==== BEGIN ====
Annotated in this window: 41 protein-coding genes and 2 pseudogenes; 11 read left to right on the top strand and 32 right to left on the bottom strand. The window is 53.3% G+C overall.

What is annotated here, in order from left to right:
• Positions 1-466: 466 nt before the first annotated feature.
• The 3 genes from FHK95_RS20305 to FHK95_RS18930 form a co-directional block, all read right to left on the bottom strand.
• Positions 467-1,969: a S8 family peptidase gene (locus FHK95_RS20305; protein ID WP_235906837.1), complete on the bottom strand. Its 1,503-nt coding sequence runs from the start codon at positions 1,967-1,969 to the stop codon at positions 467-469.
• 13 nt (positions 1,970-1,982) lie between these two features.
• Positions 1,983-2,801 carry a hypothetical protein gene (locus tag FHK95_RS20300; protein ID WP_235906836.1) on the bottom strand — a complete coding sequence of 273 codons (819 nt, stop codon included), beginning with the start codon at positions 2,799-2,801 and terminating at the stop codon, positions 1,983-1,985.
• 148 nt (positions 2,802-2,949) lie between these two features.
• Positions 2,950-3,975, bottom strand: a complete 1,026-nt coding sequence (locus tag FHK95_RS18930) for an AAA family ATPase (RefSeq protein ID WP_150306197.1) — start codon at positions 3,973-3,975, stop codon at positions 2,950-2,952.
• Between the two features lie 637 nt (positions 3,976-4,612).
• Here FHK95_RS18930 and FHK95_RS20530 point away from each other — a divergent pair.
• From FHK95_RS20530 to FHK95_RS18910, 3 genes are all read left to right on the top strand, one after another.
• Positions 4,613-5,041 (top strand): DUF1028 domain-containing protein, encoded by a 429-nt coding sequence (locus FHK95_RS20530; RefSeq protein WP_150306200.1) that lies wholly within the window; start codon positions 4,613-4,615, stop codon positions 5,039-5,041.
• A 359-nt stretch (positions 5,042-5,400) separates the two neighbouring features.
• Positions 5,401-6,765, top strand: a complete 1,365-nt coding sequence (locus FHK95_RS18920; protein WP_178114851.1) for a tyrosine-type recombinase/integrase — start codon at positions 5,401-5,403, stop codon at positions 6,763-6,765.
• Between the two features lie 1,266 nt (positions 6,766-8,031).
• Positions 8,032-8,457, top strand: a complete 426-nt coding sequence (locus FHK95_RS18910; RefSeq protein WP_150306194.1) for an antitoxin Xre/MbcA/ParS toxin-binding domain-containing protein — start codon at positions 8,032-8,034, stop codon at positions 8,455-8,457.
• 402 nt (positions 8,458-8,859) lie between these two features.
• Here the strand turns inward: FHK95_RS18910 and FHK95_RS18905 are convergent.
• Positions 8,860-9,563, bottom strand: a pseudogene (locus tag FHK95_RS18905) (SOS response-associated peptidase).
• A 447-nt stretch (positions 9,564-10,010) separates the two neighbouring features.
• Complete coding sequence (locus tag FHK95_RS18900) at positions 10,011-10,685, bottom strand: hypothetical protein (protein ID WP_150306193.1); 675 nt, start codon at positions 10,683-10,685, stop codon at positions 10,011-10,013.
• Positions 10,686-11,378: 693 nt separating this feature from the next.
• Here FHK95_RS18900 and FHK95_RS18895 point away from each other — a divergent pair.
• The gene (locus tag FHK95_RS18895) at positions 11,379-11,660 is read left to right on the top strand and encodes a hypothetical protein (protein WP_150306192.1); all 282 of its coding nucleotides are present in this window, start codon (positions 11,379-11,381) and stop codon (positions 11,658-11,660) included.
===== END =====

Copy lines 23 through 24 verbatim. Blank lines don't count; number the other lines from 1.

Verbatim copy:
• Positions 10,686-11,378: 693 nt separating this feature from the next.
• Here FHK95_RS18900 and FHK95_RS18895 point away from each other — a divergent pair.